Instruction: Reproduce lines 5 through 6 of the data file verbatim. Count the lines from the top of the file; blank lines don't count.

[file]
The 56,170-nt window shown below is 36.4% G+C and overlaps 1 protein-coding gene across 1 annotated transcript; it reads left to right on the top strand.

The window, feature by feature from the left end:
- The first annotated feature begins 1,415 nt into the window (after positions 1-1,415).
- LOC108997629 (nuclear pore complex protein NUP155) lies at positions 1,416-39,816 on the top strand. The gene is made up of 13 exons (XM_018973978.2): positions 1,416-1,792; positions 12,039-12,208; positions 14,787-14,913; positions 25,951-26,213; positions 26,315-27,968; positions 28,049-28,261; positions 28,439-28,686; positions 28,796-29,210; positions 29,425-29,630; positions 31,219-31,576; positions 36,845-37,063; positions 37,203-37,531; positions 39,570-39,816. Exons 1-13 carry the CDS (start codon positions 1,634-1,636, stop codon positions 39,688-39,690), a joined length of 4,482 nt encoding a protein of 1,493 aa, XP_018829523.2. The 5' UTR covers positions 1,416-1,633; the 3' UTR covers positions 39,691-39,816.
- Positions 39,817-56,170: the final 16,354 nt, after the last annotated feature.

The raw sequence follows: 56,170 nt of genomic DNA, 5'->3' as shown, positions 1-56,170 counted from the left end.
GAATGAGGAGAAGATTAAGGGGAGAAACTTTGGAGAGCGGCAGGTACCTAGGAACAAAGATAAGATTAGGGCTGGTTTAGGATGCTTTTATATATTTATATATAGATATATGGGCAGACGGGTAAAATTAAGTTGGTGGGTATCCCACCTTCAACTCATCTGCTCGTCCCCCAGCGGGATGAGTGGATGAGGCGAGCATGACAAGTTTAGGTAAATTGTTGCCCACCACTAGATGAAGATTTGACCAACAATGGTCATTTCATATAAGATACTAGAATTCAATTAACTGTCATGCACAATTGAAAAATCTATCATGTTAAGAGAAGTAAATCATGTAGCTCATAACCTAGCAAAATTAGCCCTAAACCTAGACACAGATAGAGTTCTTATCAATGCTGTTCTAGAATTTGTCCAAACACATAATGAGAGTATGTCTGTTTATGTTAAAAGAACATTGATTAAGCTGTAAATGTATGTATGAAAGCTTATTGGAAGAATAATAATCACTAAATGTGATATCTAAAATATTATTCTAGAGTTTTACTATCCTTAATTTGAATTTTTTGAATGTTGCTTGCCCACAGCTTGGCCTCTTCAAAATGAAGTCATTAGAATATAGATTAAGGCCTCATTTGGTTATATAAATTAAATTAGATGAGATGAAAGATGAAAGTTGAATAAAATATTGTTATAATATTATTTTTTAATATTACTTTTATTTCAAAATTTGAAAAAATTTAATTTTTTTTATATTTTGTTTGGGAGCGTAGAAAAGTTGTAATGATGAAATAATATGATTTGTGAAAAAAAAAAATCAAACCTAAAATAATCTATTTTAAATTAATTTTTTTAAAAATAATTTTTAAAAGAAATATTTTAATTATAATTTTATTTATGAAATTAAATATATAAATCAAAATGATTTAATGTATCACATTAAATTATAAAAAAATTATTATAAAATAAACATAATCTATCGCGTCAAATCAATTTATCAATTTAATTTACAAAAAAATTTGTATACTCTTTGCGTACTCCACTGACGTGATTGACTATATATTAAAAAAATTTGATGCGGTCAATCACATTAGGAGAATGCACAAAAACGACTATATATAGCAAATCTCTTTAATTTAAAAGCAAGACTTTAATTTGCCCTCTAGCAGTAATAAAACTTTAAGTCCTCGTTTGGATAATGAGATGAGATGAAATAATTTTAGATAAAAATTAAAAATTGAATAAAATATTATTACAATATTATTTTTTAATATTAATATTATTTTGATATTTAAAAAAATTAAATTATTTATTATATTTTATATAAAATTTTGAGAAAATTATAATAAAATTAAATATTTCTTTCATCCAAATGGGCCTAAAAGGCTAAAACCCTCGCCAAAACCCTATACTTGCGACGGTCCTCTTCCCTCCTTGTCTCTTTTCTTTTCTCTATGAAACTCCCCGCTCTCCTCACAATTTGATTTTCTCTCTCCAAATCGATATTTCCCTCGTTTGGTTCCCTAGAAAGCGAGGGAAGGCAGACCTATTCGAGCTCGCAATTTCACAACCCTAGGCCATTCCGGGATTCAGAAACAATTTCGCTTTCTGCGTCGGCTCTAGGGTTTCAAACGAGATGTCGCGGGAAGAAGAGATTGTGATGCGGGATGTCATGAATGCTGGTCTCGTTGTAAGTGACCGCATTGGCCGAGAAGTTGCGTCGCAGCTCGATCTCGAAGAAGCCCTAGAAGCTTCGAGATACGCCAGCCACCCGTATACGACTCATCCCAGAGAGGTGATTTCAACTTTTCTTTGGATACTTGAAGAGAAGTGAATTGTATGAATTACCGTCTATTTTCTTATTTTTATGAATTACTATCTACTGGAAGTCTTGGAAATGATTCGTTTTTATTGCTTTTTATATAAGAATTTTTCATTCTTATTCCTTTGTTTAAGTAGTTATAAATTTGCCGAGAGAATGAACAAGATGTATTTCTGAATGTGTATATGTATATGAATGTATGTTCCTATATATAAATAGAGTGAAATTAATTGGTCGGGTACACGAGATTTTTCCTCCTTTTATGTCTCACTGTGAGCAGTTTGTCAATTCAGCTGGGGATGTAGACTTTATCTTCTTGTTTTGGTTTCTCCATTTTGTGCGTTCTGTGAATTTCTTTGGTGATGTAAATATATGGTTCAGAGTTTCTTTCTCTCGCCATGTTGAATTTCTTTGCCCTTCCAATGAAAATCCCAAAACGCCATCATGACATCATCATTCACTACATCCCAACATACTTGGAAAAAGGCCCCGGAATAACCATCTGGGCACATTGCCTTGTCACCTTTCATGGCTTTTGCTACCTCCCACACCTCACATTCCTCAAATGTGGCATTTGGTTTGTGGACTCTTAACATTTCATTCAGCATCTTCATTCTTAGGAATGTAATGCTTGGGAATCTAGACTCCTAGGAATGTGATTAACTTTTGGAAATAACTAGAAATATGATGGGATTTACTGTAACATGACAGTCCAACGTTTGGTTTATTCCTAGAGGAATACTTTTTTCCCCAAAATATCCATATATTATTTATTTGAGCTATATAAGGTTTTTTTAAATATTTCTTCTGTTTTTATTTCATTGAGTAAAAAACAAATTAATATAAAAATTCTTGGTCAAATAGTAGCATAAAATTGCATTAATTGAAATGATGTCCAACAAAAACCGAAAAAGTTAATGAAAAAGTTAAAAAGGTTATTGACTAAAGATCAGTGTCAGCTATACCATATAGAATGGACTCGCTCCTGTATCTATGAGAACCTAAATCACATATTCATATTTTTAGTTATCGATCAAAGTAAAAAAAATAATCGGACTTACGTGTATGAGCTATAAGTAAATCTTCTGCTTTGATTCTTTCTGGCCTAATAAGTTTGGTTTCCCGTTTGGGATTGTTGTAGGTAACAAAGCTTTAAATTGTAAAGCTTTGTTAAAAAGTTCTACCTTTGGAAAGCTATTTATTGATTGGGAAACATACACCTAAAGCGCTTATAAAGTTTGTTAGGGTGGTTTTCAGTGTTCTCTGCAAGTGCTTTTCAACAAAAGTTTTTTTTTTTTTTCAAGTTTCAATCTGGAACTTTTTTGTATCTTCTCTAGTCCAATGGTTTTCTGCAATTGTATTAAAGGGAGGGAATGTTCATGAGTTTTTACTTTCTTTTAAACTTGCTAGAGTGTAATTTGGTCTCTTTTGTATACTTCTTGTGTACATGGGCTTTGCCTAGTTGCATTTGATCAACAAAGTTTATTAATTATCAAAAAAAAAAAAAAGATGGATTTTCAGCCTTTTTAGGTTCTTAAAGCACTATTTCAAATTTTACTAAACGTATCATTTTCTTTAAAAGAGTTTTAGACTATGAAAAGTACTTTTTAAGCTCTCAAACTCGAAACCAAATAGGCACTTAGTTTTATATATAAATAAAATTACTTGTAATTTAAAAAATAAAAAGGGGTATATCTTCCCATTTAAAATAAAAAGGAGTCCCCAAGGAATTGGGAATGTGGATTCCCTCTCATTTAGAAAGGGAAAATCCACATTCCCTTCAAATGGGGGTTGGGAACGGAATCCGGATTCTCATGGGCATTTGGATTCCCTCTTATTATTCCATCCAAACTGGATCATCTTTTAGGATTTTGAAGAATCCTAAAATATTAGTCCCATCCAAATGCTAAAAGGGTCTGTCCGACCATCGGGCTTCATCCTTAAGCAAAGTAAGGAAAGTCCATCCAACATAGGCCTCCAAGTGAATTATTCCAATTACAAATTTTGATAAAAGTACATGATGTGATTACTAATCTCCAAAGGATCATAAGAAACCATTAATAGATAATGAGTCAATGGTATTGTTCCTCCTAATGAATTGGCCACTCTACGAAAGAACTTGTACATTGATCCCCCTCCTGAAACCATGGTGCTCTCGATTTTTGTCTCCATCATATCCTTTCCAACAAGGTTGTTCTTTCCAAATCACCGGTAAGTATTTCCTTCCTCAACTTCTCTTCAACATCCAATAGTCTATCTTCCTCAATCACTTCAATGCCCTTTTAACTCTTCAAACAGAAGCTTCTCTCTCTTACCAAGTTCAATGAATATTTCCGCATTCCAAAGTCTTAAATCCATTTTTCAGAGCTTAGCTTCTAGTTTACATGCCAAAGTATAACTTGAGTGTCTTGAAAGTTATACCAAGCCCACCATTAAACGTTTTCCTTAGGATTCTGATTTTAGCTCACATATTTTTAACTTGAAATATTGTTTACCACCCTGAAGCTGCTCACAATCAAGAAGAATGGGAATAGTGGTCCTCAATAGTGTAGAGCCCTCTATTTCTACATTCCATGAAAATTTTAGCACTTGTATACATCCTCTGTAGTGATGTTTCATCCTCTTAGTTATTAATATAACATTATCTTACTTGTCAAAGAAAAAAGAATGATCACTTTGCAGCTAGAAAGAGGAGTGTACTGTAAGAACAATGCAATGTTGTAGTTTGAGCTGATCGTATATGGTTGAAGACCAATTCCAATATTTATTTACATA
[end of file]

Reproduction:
- Positions 39,817-56,170: the final 16,354 nt, after the last annotated feature.

The raw sequence follows: 56,170 nt of genomic DNA, 5'->3' as shown, positions 1-56,170 counted from the left end.